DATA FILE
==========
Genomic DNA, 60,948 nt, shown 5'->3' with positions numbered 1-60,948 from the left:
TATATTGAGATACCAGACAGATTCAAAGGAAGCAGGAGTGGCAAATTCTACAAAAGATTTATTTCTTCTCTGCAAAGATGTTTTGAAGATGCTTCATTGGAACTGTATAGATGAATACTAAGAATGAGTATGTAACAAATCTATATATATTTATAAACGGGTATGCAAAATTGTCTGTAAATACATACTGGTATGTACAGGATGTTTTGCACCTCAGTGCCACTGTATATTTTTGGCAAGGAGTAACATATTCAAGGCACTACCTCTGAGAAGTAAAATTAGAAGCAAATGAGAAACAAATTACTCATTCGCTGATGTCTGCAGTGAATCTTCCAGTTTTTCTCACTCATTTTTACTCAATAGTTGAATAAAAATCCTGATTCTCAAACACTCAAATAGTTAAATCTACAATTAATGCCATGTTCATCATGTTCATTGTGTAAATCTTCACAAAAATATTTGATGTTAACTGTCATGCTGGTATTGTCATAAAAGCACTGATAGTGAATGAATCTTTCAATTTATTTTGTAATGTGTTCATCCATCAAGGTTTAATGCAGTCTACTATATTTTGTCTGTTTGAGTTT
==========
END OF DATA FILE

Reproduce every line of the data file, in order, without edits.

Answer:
Genomic DNA, 60,948 nt, shown 5'->3' with positions numbered 1-60,948 from the left:
TATATTGAGATACCAGACAGATTCAAAGGAAGCAGGAGTGGCAAATTCTACAAAAGATTTATTTCTTCTCTGCAAAGATGTTTTGAAGATGCTTCATTGGAACTGTATAGATGAATACTAAGAATGAGTATGTAACAAATCTATATATATTTATAAACGGGTATGCAAAATTGTCTGTAAATACATACTGGTATGTACAGGATGTTTTGCACCTCAGTGCCACTGTATATTTTTGGCAAGGAGTAACATATTCAAGGCACTACCTCTGAGAAGTAAAATTAGAAGCAAATGAGAAACAAATTACTCATTCGCTGATGTCTGCAGTGAATCTTCCAGTTTTTCTCACTCATTTTTACTCAATAGTTGAATAAAAATCCTGATTCTCAAACACTCAAATAGTTAAATCTACAATTAATGCCATGTTCATCATGTTCATTGTGTAAATCTTCACAAAAATATTTGATGTTAACTGTCATGCTGGTATTGTCATAAAAGCACTGATAGTGAATGAATCTTTCAATTTATTTTGTAATGTGTTCATCCATCAAGGTTTAATGCAGTCTACTATATTTTGTCTGTTTGAGTTT